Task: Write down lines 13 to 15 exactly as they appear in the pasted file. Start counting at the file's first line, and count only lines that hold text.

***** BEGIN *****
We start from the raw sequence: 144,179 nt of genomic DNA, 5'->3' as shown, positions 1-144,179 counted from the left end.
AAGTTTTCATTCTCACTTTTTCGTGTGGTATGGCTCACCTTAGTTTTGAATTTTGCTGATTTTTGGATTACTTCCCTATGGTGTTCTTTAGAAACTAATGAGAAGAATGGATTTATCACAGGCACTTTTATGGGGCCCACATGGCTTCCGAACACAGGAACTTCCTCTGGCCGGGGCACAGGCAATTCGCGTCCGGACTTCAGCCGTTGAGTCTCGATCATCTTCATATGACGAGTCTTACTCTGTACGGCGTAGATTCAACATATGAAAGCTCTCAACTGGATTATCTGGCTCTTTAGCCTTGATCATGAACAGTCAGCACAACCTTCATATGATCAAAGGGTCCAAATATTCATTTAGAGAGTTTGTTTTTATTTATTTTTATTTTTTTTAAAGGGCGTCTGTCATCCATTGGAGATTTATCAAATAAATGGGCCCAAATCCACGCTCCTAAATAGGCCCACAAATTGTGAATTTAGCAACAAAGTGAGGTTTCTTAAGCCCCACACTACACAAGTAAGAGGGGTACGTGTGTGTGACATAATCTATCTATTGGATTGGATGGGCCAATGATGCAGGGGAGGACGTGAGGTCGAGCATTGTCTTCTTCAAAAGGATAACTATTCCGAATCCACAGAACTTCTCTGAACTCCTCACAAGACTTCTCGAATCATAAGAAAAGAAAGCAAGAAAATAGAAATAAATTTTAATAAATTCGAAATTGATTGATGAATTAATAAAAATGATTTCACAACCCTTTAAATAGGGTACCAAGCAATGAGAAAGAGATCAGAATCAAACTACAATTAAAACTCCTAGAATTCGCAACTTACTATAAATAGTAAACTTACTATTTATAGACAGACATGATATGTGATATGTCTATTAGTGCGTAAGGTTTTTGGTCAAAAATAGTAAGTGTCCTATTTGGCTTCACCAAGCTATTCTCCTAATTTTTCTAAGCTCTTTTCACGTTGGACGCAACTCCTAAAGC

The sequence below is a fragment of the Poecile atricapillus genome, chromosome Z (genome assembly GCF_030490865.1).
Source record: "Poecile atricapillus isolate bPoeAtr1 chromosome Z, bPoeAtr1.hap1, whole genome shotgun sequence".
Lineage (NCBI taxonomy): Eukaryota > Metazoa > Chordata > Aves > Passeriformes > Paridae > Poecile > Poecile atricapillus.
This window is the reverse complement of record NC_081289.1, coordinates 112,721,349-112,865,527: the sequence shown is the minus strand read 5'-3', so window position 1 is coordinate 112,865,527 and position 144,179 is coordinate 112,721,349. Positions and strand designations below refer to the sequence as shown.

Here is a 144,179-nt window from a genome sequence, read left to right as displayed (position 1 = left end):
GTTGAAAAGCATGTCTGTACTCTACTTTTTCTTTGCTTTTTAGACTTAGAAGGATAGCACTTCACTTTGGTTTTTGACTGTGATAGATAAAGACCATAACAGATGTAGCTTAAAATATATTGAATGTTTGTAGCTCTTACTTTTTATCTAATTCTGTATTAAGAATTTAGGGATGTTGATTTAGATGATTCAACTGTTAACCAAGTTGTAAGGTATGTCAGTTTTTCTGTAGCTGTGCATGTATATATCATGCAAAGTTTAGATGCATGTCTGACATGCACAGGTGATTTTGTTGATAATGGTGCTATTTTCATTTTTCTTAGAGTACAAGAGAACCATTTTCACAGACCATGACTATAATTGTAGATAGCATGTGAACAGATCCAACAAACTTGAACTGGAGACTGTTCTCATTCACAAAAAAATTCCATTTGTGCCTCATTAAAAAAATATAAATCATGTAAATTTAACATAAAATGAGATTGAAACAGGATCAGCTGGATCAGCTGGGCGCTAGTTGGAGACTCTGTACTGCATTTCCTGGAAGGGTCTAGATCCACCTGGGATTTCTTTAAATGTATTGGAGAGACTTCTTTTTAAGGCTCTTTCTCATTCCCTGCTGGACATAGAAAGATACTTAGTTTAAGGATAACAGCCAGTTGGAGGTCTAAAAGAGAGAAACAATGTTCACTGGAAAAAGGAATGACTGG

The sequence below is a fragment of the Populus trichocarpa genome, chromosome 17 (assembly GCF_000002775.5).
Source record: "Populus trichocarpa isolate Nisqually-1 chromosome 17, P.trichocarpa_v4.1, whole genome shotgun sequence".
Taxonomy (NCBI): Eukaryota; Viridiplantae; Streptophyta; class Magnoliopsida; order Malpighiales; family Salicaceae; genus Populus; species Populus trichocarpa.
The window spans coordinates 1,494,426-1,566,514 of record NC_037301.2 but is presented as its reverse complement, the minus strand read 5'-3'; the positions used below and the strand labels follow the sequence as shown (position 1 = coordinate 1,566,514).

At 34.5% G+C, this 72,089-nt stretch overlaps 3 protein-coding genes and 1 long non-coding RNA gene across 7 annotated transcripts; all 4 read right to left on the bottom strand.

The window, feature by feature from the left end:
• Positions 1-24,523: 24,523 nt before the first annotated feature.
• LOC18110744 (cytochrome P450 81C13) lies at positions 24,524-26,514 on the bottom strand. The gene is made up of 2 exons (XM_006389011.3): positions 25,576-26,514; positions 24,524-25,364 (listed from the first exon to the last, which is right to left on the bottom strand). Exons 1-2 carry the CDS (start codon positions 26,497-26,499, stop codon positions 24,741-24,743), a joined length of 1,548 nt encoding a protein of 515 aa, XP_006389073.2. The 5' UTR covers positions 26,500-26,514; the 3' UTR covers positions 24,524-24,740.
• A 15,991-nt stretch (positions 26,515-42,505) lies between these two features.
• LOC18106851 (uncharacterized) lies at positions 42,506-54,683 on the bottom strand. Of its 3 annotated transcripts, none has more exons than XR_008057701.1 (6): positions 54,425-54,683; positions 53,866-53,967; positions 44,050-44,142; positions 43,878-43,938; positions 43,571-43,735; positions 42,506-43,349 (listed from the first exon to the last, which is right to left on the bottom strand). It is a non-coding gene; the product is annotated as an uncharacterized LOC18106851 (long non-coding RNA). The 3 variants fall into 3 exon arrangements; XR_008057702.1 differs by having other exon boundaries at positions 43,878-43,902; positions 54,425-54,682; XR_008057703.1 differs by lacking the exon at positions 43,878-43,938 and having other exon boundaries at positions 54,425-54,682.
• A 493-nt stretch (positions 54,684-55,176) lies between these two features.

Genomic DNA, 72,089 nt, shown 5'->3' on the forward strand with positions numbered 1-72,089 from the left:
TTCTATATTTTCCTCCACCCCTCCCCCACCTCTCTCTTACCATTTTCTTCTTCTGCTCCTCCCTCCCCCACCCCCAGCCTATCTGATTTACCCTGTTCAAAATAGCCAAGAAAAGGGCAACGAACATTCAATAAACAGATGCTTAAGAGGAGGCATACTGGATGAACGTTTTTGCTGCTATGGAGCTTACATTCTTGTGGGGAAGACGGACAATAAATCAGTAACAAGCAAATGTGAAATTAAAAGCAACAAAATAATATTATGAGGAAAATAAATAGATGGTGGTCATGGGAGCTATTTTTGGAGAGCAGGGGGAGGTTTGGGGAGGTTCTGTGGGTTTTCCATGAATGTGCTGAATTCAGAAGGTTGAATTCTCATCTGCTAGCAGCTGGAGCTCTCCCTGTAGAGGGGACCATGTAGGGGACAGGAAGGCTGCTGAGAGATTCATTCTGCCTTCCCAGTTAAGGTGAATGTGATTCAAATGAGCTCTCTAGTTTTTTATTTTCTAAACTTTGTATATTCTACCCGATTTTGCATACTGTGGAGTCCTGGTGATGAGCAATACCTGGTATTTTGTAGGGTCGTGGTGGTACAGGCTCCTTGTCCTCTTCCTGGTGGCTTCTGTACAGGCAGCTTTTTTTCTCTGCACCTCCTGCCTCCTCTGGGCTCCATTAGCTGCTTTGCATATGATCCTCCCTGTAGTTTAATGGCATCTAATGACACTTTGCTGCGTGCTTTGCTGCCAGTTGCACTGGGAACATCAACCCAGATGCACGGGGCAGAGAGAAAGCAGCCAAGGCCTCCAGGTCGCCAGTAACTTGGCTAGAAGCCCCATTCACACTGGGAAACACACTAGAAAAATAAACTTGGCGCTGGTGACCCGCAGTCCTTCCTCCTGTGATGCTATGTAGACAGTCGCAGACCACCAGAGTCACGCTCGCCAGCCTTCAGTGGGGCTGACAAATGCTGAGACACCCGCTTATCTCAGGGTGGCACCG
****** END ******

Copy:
At 34.5% G+C, this 72,089-nt stretch overlaps 3 protein-coding genes and 1 long non-coding RNA gene across 7 annotated transcripts; all 4 read right to left on the bottom strand.

The window, feature by feature from the left end:
• Positions 1-24,523: 24,523 nt before the first annotated feature.